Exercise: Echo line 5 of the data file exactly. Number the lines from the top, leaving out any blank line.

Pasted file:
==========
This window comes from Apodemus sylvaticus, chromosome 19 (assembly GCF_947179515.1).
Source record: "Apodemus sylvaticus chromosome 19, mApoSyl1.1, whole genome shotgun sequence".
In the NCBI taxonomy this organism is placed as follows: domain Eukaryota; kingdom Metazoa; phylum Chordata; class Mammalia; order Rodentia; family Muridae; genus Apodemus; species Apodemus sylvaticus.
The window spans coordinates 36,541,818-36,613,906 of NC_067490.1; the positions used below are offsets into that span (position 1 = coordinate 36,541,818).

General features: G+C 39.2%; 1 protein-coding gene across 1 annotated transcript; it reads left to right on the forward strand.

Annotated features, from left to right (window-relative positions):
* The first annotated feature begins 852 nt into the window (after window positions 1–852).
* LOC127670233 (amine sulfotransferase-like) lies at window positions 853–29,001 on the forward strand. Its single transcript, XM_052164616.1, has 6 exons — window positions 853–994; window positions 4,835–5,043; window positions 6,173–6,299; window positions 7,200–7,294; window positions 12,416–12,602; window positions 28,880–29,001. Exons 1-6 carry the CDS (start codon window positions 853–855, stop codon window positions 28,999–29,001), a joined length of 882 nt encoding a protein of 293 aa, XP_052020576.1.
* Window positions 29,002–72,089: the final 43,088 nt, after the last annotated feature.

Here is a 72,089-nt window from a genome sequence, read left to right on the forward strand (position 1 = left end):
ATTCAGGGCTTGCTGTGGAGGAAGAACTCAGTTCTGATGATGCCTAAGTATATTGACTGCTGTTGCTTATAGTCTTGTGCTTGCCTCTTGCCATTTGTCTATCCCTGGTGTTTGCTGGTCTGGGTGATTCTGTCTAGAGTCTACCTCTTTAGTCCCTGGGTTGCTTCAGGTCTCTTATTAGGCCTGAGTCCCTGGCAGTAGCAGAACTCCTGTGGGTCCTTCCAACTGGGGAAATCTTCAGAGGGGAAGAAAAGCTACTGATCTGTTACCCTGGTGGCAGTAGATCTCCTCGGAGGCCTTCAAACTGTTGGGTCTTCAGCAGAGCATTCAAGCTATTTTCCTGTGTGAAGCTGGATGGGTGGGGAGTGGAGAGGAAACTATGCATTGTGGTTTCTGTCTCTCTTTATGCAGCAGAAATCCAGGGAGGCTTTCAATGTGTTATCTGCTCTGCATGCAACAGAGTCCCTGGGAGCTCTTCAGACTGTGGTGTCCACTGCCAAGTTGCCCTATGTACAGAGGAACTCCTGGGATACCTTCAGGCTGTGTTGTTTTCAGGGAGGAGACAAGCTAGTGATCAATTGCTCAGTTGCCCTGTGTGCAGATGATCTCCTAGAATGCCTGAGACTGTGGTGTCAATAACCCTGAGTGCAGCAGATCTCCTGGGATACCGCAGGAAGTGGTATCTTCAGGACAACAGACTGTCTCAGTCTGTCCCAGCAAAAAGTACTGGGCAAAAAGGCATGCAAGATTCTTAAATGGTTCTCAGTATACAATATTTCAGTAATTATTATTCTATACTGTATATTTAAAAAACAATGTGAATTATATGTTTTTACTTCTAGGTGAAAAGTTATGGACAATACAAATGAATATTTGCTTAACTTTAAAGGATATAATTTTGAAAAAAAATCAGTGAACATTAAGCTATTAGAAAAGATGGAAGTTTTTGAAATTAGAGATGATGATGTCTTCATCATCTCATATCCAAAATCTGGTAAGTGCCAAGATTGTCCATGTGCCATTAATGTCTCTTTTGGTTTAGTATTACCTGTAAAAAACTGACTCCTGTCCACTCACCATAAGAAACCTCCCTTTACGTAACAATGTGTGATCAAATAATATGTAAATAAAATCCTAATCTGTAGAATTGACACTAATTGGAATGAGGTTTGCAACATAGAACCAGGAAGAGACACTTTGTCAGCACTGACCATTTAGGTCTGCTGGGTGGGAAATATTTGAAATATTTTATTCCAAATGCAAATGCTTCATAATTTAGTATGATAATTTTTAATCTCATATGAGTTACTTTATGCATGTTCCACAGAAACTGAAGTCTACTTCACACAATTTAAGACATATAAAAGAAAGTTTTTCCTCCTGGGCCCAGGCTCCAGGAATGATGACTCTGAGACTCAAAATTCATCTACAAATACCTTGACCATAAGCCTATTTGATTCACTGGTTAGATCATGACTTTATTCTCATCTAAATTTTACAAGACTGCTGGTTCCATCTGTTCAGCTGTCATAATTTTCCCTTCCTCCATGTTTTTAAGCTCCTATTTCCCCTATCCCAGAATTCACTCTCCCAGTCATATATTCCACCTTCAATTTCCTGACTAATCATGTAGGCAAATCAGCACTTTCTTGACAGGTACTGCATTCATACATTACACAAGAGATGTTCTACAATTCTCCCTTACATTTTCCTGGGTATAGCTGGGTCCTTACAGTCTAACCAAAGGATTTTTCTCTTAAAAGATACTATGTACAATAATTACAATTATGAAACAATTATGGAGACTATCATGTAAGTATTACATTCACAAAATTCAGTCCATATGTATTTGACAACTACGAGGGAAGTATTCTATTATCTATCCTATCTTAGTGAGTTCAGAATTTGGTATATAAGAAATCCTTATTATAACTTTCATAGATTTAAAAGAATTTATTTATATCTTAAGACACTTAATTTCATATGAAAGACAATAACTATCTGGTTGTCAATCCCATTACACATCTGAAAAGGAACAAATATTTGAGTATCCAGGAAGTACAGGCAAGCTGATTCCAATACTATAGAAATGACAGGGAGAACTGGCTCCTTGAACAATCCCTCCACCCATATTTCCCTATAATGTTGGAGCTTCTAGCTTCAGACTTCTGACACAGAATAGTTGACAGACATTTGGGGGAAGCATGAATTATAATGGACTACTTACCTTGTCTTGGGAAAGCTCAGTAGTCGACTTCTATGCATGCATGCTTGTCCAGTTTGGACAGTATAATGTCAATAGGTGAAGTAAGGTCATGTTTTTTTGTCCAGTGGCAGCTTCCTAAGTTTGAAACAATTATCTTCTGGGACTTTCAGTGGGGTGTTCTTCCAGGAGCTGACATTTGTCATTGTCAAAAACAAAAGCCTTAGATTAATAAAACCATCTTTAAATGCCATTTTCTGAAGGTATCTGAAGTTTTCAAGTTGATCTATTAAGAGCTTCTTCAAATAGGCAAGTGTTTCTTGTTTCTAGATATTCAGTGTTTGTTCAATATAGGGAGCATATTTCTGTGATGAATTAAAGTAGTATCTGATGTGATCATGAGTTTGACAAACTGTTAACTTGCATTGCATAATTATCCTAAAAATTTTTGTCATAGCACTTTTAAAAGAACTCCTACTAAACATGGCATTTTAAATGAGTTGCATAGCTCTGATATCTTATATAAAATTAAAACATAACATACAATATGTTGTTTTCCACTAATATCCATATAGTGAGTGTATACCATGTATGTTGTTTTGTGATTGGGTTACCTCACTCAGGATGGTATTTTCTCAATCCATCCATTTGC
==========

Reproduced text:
General features: G+C 39.2%; 1 protein-coding gene across 1 annotated transcript; it reads left to right on the forward strand.